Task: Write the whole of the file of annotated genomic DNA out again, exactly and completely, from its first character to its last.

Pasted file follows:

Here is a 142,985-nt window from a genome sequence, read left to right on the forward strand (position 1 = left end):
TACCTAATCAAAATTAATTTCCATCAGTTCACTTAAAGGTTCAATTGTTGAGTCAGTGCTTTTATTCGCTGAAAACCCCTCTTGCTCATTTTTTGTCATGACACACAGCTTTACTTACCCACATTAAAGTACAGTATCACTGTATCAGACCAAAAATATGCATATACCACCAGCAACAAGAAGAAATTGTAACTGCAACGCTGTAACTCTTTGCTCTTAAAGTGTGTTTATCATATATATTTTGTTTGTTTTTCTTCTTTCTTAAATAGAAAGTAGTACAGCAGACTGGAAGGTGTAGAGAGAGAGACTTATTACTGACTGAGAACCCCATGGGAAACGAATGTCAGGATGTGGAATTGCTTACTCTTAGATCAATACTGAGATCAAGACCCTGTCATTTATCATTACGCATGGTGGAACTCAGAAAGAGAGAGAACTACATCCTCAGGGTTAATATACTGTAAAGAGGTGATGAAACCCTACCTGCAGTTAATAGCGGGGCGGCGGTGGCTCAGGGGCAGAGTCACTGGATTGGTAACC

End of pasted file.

Here is a 142,985-nt window from a genome sequence, read left to right on the forward strand (position 1 = left end):
TACCTAATCAAAATTAATTTCCATCAGTTCACTTAAAGGTTCAATTGTTGAGTCAGTGCTTTTATTCGCTGAAAACCCCTCTTGCTCATTTTTTGTCATGACACACAGCTTTACTTACCCACATTAAAGTACAGTATCACTGTATCAGACCAAAAATATGCATATACCACCAGCAACAAGAAGAAATTGTAACTGCAACGCTGTAACTCTTTGCTCTTAAAGTGTGTTTATCATATATATTTTGTTTGTTTTTCTTCTTTCTTAAATAGAAAGTAGTACAGCAGACTGGAAGGTGTAGAGAGAGAGACTTATTACTGACTGAGAACCCCATGGGAAACGAATGTCAGGATGTGGAATTGCTTACTCTTAGATCAATACTGAGATCAAGACCCTGTCATTTATCATTACGCATGGTGGAACTCAGAAAGAGAGAGAACTACATCCTCAGGGTTAATATACTGTAAAGAGGTGATGAAACCCTACCTGCAGTTAATAGCGGGGCGGCGGTGGCTCAGGGGCAGAGTCACTGGATTGGTAACC